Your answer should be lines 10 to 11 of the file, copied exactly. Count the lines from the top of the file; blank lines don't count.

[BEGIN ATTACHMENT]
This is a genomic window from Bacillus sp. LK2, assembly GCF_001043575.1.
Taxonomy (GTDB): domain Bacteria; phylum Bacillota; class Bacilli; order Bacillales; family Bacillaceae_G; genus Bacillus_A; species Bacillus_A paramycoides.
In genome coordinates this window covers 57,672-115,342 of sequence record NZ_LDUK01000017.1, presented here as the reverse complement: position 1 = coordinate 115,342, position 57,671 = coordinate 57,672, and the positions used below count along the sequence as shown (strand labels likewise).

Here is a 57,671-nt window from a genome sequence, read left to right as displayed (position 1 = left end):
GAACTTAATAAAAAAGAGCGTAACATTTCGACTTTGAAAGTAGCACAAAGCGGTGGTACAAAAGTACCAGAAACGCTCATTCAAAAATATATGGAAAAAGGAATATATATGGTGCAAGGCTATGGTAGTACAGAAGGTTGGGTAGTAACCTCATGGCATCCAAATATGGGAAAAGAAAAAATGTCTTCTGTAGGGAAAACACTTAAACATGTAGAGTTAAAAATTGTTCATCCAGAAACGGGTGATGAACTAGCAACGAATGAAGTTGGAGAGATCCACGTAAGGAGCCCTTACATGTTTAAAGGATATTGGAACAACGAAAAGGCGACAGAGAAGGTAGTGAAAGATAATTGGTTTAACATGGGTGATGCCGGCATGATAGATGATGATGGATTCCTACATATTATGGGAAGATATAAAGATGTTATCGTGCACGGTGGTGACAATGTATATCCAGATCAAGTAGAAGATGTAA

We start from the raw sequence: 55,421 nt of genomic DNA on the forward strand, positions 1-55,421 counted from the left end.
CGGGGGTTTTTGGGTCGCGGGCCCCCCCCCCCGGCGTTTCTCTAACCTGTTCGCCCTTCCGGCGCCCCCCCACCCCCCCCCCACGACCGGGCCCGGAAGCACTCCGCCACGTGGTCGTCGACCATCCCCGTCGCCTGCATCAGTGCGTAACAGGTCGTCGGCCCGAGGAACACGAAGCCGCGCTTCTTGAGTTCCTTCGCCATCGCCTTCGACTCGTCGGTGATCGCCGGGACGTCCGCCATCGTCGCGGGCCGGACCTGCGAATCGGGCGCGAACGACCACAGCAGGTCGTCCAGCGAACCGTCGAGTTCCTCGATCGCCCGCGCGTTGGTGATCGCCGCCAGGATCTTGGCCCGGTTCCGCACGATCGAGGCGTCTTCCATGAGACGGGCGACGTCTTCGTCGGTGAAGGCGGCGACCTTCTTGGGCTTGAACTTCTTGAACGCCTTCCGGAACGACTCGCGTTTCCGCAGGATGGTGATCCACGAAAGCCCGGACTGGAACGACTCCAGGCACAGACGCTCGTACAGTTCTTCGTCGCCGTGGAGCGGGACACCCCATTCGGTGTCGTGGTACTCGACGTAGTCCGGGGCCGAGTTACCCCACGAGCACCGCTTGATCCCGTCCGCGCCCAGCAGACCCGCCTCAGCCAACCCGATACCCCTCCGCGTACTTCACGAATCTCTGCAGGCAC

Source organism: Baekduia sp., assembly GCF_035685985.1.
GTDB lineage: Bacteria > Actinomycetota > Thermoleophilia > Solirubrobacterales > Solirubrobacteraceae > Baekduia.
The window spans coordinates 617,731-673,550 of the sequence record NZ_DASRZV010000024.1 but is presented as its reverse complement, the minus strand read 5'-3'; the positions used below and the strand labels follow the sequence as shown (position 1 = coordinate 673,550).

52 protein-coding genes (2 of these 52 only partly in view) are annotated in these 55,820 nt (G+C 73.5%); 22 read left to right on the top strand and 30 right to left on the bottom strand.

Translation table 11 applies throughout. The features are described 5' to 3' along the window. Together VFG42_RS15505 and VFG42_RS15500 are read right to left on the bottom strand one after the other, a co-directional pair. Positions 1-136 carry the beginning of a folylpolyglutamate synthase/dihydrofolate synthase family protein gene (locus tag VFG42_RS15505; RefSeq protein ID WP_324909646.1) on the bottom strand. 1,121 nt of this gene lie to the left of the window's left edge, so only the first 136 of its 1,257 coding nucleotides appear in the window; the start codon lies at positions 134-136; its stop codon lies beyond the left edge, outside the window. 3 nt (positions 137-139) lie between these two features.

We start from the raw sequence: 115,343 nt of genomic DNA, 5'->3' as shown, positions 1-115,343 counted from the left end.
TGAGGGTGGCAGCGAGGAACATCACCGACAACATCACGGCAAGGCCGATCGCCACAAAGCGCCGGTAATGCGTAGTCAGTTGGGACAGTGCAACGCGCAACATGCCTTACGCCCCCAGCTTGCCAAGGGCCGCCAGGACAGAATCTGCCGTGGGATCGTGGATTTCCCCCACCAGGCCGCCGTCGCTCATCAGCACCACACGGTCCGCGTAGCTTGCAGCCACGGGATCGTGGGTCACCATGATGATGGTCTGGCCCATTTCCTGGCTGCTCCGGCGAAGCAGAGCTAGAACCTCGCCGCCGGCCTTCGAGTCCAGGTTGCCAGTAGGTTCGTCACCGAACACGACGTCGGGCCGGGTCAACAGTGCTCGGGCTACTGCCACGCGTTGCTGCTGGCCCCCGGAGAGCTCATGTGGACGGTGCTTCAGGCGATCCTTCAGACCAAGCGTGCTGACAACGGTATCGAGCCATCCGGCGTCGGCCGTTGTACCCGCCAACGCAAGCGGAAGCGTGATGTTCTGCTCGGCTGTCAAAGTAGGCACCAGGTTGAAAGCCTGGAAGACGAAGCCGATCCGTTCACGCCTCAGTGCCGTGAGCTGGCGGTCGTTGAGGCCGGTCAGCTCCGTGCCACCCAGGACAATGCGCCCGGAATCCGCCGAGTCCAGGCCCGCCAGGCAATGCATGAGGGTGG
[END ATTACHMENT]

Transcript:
The window spans coordinates 617,731-673,550 of the sequence record NZ_DASRZV010000024.1 but is presented as its reverse complement, the minus strand read 5'-3'; the positions used below and the strand labels follow the sequence as shown (position 1 = coordinate 673,550).

52 protein-coding genes (2 of these 52 only partly in view) are annotated in these 55,820 nt (G+C 73.5%); 22 read left to right on the top strand and 30 right to left on the bottom strand.